As you can see, there is an endless supply of information that can affect or change the behaviour of the person you want to inquire. And we haven’t even touched upon personality types or any psychology yet. The better you are the more factors you can account for. The biggest mistake you can do is to jump to conclusions, basing your judgement on incomplete information. Be aware of these factors and try to set the situation to your favor. If you can, isolate them so that it is only you two in the room. Give them a sense of comfort, no one is natural when feeling that they under the suspicion of being a liar. Listen first, then talk.
The big question is of course, can you really see if a person is telling a lie or not? Well, sort of. We can detect signals that are sent during specific types of lies, those that are done under emotional stress. So what we see is that a person is under emotional stress or is nervous, rather than actually lying. But sometimes, those signals are all that we need in order to be able to come to a conclusion. There are also signals that arise only when lies are told.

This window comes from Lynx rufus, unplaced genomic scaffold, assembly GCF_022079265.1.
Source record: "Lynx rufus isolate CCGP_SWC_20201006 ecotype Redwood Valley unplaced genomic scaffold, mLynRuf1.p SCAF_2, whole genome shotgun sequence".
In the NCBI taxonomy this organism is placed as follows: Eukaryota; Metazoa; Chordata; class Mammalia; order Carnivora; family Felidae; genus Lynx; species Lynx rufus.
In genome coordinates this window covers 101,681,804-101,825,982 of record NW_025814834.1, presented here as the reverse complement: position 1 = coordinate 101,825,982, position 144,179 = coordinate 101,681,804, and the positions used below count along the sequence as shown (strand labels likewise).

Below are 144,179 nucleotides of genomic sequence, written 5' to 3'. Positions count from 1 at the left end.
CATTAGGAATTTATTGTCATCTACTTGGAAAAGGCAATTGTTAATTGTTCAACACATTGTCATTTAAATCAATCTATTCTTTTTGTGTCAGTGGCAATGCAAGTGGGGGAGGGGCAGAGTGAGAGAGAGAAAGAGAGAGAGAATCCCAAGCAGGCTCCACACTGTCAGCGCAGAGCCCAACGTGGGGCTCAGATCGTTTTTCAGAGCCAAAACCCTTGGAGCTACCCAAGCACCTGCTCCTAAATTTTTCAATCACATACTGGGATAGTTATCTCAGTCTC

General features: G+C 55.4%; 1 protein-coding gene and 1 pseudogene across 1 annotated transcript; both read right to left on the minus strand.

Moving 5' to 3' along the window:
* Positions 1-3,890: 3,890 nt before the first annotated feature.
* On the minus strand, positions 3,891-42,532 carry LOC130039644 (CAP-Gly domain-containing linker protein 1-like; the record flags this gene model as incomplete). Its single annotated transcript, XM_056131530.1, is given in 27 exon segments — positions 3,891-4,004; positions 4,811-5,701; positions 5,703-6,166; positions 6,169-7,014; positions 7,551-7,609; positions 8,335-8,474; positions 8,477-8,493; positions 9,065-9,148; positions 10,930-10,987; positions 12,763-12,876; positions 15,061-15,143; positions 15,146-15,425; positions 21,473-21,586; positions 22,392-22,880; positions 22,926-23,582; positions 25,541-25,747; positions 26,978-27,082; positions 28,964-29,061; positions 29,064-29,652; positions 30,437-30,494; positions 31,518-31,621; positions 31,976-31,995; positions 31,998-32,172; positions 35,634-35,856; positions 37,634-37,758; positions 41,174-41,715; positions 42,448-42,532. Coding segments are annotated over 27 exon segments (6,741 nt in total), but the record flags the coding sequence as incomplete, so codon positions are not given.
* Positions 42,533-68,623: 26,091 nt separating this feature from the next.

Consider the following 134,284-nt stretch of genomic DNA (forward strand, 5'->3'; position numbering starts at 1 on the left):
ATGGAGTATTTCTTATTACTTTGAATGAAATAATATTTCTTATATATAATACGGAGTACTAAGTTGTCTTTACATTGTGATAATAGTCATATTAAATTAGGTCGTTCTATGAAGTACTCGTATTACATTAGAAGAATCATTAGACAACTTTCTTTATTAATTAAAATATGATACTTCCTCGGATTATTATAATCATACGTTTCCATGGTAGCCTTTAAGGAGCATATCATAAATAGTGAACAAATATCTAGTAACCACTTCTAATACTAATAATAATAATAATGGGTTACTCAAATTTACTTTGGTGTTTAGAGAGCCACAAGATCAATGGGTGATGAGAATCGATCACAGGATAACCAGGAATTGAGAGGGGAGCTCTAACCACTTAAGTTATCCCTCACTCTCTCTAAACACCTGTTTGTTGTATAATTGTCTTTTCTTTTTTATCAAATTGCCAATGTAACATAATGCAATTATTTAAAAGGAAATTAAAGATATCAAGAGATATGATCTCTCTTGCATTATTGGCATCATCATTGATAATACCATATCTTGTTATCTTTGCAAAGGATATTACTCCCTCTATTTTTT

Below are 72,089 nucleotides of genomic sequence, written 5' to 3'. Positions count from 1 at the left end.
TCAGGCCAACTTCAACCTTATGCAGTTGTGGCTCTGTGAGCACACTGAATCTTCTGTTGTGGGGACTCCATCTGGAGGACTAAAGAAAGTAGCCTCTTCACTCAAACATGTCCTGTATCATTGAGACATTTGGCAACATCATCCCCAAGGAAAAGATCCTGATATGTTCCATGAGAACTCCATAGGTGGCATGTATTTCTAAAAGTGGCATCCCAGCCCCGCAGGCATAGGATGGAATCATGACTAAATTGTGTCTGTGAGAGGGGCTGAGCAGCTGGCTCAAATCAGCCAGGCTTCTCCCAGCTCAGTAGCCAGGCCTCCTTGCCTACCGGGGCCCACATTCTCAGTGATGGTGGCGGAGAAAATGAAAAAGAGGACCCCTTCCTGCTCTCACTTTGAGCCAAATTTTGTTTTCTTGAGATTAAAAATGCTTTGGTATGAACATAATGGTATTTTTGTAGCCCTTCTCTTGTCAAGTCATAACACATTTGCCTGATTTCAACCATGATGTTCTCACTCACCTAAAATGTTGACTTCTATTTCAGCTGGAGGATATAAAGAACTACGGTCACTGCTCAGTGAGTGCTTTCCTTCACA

But be aware of this, just as you can get used to skydiving, bungy-jumping, or even listening to country music, you can get used to lying. Once this takes place, the emotional signals will be far more difficult to notice.
Do note that there are many different kinds of people. Some are absolutely incapable of lying, and others make a living off of it (read poker players). No matter which one you encounter, they are always showing it, you just have to train yourself to find what makes them tick and to be able to register even the most subtle signals.
What is a lie?
We usually lie in our everyday experiences, like when we are asked how we are doing, we usually reply with ”good, how are you?” No matter if we really are feeling good or not. It is a lie, but it has no value. It is socially accepted and therefore we don’t perceive it to be a lie. To withhold parts of the truth or to not show how you feel are also lies in a sense. You are simply not completely honest.
But we are not concerned with these sorts of lies, but rather when we are lied to in a context where we can sense an agenda. Where we sense that someone is saying something in order to gain on our expense. That means that the lie must be conscious, that what is said does not describe what has happened.
The signs of a lie that are detachable appear when the reward or punishment is non-trivial, that is, when it actually means something to the individual. That is when the liar becomes emotionally committed to the outcome, and it is that engagement in emotions that the person trying to detect the lie is looking for.